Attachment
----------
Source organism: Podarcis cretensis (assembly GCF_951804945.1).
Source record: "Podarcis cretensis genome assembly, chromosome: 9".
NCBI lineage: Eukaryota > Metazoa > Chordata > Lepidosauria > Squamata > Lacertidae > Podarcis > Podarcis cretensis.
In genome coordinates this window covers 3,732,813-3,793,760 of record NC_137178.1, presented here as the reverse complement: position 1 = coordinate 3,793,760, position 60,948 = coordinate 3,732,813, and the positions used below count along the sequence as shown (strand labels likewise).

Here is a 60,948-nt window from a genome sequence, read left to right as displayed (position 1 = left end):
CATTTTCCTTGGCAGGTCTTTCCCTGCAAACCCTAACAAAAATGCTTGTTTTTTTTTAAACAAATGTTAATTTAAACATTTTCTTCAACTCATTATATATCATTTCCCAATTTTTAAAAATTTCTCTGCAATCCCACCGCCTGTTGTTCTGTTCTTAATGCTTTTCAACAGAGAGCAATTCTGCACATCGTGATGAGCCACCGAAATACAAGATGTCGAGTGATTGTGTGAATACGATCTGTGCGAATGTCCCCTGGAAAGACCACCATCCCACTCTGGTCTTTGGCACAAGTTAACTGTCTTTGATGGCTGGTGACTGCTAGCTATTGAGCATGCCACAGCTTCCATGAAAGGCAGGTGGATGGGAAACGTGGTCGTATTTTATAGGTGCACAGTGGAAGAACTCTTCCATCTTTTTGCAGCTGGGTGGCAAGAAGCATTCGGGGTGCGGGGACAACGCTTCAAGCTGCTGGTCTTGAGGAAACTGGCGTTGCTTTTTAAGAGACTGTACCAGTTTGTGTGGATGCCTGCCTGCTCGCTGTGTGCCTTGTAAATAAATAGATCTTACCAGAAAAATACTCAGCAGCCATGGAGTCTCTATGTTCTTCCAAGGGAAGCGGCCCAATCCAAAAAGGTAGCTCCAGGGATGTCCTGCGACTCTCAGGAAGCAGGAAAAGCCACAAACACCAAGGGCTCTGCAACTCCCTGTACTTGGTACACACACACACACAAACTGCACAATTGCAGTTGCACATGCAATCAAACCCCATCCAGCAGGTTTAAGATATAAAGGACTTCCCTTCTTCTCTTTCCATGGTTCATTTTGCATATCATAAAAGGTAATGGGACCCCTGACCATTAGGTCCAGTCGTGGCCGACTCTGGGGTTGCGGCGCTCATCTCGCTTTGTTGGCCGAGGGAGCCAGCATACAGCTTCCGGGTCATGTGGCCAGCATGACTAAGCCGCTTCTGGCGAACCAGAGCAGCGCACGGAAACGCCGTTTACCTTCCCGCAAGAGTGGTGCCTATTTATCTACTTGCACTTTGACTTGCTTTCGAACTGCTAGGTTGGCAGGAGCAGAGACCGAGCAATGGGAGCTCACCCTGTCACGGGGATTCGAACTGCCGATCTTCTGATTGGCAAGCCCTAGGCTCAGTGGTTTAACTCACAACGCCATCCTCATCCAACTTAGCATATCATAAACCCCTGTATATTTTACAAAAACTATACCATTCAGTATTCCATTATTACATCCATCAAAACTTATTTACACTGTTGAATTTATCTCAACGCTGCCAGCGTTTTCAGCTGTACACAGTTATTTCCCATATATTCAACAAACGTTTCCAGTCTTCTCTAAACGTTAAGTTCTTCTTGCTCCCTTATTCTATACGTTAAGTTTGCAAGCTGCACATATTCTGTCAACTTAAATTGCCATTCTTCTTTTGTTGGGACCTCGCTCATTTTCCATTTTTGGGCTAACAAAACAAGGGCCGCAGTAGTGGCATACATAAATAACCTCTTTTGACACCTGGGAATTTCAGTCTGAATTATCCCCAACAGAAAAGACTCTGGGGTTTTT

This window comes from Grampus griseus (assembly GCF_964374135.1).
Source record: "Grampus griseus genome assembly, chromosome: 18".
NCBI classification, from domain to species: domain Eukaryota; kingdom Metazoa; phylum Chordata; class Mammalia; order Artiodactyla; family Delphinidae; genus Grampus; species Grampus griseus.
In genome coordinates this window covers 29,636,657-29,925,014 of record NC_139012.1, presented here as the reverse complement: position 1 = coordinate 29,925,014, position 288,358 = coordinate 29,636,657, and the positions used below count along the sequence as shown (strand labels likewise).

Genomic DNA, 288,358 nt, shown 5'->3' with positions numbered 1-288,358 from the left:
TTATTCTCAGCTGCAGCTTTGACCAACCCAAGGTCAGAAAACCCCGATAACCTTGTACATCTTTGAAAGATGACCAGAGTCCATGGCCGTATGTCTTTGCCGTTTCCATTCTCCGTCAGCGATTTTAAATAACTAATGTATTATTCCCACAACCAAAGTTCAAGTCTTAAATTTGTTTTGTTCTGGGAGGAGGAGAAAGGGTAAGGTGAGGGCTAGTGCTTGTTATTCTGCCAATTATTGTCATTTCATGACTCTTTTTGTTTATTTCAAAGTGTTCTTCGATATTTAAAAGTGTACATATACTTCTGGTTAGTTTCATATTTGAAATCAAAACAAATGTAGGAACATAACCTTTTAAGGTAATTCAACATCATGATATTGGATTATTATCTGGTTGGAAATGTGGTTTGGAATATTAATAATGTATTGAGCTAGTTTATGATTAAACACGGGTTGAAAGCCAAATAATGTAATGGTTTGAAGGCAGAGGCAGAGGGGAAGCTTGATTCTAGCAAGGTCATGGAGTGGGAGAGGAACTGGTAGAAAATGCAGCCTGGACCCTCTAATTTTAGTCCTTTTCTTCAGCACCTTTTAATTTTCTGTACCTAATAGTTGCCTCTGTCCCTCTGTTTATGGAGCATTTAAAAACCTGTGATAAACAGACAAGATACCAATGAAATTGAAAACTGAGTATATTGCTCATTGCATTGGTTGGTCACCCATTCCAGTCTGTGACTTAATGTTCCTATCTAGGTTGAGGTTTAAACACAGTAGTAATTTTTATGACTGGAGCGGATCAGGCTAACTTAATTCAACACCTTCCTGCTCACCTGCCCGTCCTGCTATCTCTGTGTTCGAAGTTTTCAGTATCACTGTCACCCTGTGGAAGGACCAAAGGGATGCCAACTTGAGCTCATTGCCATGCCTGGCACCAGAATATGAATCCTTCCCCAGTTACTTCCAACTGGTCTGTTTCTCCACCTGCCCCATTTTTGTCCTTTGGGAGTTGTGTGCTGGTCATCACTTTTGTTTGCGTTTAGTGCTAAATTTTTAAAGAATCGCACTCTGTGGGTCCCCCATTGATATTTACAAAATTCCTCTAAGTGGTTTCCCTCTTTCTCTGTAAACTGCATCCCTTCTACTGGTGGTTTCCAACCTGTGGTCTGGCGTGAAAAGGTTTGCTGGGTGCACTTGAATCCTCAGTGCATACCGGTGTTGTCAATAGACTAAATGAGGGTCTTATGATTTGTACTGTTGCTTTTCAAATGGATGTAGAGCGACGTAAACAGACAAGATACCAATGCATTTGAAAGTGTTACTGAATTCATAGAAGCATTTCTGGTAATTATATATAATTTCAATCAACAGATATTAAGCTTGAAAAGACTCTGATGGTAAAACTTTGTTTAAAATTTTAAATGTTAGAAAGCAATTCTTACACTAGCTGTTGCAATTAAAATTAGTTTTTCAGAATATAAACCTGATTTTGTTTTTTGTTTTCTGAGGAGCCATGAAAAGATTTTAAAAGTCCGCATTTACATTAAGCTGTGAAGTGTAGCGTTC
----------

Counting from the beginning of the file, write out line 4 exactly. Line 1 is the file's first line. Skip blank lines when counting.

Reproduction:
In genome coordinates this window covers 3,732,813-3,793,760 of record NC_137178.1, presented here as the reverse complement: position 1 = coordinate 3,793,760, position 60,948 = coordinate 3,732,813, and the positions used below count along the sequence as shown (strand labels likewise).